5 Mountain Biking Terms Explained

[Charlie] So a couple of weeks ago we posted a blog about our mountain biking trip to Fruita, Colorado and Moab, Utah. Throughout the description of our trip Malorie and I both used words that have quietly snuck into our vocabulary and some of these words confused people. My task today is to pick out some of those mountain biking terms and break them down for those of you that don’t understand what shredding the gnar means (I’m kidding).

  1. The first word I think of is Chunky. Chunky is used to describe rocks. Not little pebbly rocks, but we’ll start with rocks the size of a baby’s head and up. Chunky isn’t used to describe a smooth and fast trail typically. Chunky can be used for a lot things in the English language and my favorite variant of the word is CHONKY, like, “look at that fat little dog’s rolls, he sure is CHONKY!” Mountain biking just uses it for rocky rides. I hope that clears things up.
    20190503-DSC06302.jpg
    CHONKY

     

  2. If you’re not familiar with the skiing difficulty rating system (which is also used for mountain biking) then hearing something along the lines of, “can you ride blacks?” might catch you off guard. That might sound like some sort of sexual innuendo or it might not sound like anything at all to you, I guess that just depends on your personality. For those of you that don’t know there are typically 3 to 4 basic ratings for a trail. There are variants of these trails where two colors are combined or used twice. The easiest trail on the ranking is a green. These are wide open bike paths that don’t have any kind of challenging terrain. These are beginner trails. The next is a blue trail. Blues naturally are a step up from green in difficulty. There may be some challenging spots, but these are mostly easy. Think of blues as an intermediate level. The next step up is a black diamond.  These are typically much more challenging and the jump from blue to black can be more daunting than green to blue. Blacks are challenging trails that might have jumps, really rocky sections or steep spots. When you’re an experienced rider, the challenge is extremely fun but these trails are NOT for beginners. The last step is the double black diamond. Think of a challenging trail on steroids. These have mandatory jumps, extremely steep parts, roots, rocks, robbers, guns, rabid dogs, really anything that terrifies you, its on the double black. Trail builders that build these have access to people’s nightmares and they use those as inspiration for these bad boys. Only masochists enjoy these. 
  3. One of my favorite words we use in mountain biking, at least on the Front Range of Colorado, is kitty litter. Some rocks are really fragile and erode easily as is the case on the East side of the Rockies. This constant state of erosion produces ball-bearing like gravel that sits on top of the majority of single-track (trails) where we typically ride. The locals have coined the phrase kitty litter for this gravel. I always imagine a cat poopin’ on the side of the trail and kicking all of this gravel onto my beloved trail and the mental image always makes me giggle.giphy.gif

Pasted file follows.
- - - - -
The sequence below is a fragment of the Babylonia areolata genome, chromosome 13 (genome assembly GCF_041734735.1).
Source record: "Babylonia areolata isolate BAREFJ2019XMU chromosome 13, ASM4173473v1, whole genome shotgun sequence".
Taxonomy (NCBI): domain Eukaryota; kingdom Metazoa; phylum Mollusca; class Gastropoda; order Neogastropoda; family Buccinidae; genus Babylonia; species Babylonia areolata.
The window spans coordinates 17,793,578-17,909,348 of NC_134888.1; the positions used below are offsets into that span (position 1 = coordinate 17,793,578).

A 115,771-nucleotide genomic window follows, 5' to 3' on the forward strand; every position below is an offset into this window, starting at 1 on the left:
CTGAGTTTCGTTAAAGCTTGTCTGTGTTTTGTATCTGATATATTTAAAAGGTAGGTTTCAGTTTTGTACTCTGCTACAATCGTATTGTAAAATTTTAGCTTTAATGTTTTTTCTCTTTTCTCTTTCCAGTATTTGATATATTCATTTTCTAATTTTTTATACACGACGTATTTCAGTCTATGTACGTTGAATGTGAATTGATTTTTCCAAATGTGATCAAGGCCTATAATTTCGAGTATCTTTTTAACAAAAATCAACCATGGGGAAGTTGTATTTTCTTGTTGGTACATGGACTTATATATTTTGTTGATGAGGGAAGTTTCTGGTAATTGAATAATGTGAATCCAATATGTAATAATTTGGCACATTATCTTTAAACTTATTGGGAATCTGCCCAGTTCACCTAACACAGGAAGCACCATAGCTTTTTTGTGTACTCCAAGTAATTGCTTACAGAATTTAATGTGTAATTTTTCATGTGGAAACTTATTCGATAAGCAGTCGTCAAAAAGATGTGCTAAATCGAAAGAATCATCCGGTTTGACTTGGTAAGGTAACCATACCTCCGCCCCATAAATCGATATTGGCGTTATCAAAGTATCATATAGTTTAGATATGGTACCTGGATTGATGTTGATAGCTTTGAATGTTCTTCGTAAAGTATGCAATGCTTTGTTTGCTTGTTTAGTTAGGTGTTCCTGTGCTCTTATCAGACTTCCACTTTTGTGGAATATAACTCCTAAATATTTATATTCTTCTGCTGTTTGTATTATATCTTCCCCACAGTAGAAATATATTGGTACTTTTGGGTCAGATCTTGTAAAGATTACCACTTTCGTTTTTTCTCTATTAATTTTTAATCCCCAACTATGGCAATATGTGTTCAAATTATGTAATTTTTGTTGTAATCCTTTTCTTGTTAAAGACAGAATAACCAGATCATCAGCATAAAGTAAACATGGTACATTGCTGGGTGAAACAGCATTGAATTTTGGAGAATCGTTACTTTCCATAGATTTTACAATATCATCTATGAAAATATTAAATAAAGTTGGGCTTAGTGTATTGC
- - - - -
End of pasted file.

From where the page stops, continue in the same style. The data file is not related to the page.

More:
4. [Malorie]When we started riding together I would always try to remember my butt pants. What the fuck are butt pants? Well, they are actually called chamois, pronounced “shammy.” These are short liners that cyclists wear in order to cushion their booties and other *sensitive* parts. Anyone who cycles, whether road or mountain, wears these shorts either under their shorts or sewn into Lycra. Personally, we have found that Novara and Pearl Izumi make excellent shammy’s that stay in place for long rides. I’m not sure why I call them butt pants, but that is what we call them now!
  5. Another term used in the mountain biking industry refers to the pedals on a bike. Depending on preference, riders can choose to ride with flat pedals or clip-less pedals. Flat pedals are self explanatory. They are simply a flat foot plate with tiny spikes to help grip your shoes. Clip-less can be confusing to new riders because it is actually a pedal that requires the rider to clip into the pedal. There are some advantages to both. Flats allow the rider to quickly place their foot on the ground or bail if there is a crash. Disadvantages to flats is the pedal stroke efficiency; not to mention the gouging lacerations that can happen if the pedal strikes your leg. flat pedals
  6. Advantages to clip-less pedals is the connection with the bike. The pedal efficiency is better because the rider is able to pull up on the crank as well as push down. This gives the stroke more power and makes it twice as efficient. One disadvantage to clip-less is the fact that the rider is clipped into the bike. In order to get out of the clips the rider needs to have muscle memory to quickly twist their foot out of the pedal. This is a personal choice that each rider has to make. Malorie and I ride clip-less on our road bikes and flats on our mountain bikes.clipless[Charlie] So that’s a few of our favorite and most commonly used mountain biking terms. There are far more out there but those tend to be our most frequently used. If you have anymore questions, feel free to ask and we’ll do our best to explain what the fuck everyone is talking about. Hopefully next time you’re out cruising with your comfy butt pants on and your sweet flat pedals digging into the bottom of your shoes, your feet stay on the pedals for that black trail and the chunky trail with kitty litter doesn’t ruin your day.

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